Data Brief: Taking a Closer Look at Women's Political Participation in Southeast Asia

At a glance, women in the Southeast Asian region seem relatively well-represented and powerful in terms of national political leadership. To date, more than half of the countries in the region have had at least one female head of state, with powerful women such as Indonesia’s finance minister Sri Mulyani Indrawati wielding substantial power both nationally and in the region. Yet when delving deeper, a vastly different picture emerges for Southeast Asian women in politics.

Data shows that women are largely underrepresented in parliament in this region. Thailand, which was represented by its first female Prime Minister Yingluck Shinawatra in 2011, boasts a dismally low 4.8% representation for women in parliament and only 11.1% for women in ministerial positions. What accounts for this discrepancy in which a woman can lead the country but women on the whole are not represented in political leadership? One explanation may lie in the recruitment mechanism of political parties, where elite women become political leaders through family political dynasties. Of the seven women who have served or are currently serving as female heads of state in Southeast Asian countries, five were either the wife, daughter, or sister of a previous male president or prime minister. In a study on female representation in the 2009 Indonesian election, where women comprised 18% of Parliamentary seats, it was found that 41.7% of them were inheriting a political dynasty.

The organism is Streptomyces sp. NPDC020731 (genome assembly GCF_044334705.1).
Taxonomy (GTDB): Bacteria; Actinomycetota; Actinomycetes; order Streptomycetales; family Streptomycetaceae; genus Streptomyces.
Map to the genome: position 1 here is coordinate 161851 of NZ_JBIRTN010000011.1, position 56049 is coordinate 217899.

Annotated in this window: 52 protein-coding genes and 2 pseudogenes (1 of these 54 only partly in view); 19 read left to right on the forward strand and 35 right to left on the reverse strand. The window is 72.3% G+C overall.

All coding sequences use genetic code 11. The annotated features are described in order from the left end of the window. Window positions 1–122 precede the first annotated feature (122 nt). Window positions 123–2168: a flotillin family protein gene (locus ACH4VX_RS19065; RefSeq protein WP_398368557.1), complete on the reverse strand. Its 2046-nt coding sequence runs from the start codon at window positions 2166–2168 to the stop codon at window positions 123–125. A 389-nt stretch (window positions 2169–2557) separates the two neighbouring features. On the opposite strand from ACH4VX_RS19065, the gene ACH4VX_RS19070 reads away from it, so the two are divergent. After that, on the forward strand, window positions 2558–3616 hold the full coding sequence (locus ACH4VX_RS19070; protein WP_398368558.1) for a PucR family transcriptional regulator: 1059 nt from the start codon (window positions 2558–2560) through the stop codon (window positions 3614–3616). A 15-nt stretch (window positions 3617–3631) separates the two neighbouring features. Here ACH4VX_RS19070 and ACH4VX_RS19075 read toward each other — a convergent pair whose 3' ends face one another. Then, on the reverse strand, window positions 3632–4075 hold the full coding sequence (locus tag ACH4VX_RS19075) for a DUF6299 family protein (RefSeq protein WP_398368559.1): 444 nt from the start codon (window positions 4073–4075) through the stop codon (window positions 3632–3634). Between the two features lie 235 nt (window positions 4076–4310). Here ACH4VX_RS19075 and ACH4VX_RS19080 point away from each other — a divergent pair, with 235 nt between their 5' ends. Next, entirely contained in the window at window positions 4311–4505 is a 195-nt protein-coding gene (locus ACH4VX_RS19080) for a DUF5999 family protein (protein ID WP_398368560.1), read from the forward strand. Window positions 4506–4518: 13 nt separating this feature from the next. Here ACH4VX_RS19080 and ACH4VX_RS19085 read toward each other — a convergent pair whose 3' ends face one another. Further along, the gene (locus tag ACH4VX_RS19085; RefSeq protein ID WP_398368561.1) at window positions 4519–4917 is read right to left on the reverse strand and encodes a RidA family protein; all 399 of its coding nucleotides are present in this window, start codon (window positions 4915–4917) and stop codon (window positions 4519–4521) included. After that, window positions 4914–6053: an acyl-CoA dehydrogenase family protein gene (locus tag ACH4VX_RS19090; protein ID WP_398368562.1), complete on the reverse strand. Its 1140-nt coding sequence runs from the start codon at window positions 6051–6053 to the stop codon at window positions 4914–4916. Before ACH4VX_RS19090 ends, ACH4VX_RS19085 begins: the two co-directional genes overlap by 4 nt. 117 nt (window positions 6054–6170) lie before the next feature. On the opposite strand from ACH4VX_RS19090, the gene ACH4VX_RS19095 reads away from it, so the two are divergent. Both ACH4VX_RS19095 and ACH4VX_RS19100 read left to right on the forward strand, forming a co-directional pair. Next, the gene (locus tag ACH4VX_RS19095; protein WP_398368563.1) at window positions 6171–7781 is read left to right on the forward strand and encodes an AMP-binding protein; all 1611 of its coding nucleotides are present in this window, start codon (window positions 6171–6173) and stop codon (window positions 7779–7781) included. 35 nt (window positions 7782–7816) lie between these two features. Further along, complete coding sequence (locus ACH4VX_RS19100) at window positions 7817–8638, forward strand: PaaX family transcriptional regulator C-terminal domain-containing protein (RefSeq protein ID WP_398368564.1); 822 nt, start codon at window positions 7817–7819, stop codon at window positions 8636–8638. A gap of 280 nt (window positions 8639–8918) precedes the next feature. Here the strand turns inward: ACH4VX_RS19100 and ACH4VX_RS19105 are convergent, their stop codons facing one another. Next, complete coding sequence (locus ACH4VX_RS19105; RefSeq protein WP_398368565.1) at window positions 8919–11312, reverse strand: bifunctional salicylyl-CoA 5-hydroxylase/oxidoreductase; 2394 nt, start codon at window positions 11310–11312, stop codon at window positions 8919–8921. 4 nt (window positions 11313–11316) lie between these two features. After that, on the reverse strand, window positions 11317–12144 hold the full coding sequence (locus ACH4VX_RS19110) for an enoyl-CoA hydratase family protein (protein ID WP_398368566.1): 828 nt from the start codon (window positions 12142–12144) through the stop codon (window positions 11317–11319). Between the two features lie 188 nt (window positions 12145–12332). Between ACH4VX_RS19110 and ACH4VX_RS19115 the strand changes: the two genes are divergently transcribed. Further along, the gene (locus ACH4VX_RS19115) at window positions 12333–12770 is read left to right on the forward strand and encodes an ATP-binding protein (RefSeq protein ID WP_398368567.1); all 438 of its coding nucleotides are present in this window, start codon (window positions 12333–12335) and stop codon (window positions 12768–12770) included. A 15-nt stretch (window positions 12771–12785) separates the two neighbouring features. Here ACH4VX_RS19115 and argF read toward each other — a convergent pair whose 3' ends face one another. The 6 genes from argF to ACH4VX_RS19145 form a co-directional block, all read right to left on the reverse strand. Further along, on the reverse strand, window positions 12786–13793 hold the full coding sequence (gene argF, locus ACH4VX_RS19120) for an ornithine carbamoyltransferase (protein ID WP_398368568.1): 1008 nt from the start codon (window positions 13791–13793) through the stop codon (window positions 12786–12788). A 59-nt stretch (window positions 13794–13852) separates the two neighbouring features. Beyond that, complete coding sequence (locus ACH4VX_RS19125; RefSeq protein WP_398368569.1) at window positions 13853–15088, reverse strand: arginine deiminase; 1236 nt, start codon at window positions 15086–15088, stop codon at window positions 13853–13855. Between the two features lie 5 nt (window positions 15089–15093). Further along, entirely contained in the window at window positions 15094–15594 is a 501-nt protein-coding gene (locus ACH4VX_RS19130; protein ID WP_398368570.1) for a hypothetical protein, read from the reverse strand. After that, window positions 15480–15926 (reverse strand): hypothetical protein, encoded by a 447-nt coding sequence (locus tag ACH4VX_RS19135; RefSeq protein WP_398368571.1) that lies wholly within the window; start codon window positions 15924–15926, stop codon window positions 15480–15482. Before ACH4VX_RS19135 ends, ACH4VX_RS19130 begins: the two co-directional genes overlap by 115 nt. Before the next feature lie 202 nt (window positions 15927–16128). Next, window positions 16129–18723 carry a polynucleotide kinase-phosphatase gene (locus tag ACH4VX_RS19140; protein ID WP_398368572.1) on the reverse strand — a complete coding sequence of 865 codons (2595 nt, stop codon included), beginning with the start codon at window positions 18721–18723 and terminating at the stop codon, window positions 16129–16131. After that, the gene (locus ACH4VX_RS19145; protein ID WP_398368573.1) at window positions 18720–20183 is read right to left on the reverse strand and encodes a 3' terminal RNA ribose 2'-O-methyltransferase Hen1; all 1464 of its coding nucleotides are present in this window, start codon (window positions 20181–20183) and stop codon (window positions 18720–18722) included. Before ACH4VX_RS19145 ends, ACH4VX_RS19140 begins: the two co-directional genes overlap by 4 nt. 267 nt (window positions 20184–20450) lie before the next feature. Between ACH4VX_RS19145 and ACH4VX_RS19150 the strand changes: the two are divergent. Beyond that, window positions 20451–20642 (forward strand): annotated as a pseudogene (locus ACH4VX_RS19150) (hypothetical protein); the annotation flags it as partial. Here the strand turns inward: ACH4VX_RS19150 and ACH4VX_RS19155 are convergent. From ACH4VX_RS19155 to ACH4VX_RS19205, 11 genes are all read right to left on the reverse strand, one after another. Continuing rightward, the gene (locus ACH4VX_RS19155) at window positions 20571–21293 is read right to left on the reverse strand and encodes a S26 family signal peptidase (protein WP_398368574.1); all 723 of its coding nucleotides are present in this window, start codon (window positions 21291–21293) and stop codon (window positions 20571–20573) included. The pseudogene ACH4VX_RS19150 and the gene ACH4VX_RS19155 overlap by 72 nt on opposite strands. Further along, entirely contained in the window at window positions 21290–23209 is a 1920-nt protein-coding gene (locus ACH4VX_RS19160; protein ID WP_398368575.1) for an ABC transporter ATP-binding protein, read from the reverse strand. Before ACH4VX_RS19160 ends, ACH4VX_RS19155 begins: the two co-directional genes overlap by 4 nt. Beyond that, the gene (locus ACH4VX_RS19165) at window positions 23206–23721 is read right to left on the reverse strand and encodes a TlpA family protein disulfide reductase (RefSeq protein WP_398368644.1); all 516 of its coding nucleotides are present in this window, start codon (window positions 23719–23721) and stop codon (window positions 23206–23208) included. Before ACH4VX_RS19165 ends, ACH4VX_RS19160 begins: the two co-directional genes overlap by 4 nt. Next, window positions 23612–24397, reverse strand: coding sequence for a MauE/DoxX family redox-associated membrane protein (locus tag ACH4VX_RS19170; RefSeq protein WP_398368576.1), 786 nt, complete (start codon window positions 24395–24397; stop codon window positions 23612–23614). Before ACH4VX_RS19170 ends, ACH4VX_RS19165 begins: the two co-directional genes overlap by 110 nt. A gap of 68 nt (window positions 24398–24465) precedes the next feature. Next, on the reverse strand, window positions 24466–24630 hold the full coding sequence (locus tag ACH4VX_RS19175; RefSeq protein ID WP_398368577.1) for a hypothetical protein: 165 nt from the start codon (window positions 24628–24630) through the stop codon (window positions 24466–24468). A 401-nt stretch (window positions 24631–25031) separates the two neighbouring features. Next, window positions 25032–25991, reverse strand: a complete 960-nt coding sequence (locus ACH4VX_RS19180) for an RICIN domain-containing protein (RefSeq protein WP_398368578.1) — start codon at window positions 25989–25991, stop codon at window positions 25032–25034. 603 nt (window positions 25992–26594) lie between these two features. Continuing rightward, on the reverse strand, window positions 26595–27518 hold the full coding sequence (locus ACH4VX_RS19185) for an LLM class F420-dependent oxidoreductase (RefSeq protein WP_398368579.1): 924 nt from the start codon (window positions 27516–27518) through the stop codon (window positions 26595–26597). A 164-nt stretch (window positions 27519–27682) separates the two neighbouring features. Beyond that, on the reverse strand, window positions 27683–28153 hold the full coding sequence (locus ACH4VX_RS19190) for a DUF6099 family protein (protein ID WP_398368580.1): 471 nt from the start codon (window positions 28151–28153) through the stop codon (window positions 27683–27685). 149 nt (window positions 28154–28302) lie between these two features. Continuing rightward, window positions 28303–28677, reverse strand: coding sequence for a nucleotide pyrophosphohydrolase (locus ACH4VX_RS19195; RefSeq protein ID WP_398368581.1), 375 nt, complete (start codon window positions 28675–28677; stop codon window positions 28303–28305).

The young nation of Timor Leste, offers up another interesting example of this discrepancy in female political leadership. Though the country has yet to have a female head of state, Timor Leste ranks 34th in the world for female representation in Parliament, higher than both Switzerland and Germany, with 33.8% of seats in Parliament filled by women. However, in local level politics women are still largely excluded from leadership, with men comprising 98% of suco or aldeia chiefs in 2009.

It is not enough for politics to only be accessible to elite and well-connected women on a national level. Gender equality can only be achieved when all women are represented across all sectors and levels of public service. With Southeast Asia home to more than 320 million women, it is critical that women feel they can be political participants at all levels of government. The outward projection of strong female leaders holds little weight when subnational politics is still solely a man’s domain. It is evident that more work and research needs to be done in order to pave the pathway and pipeline to leadership for the coming generations of politically-minded women in Southeast Asia.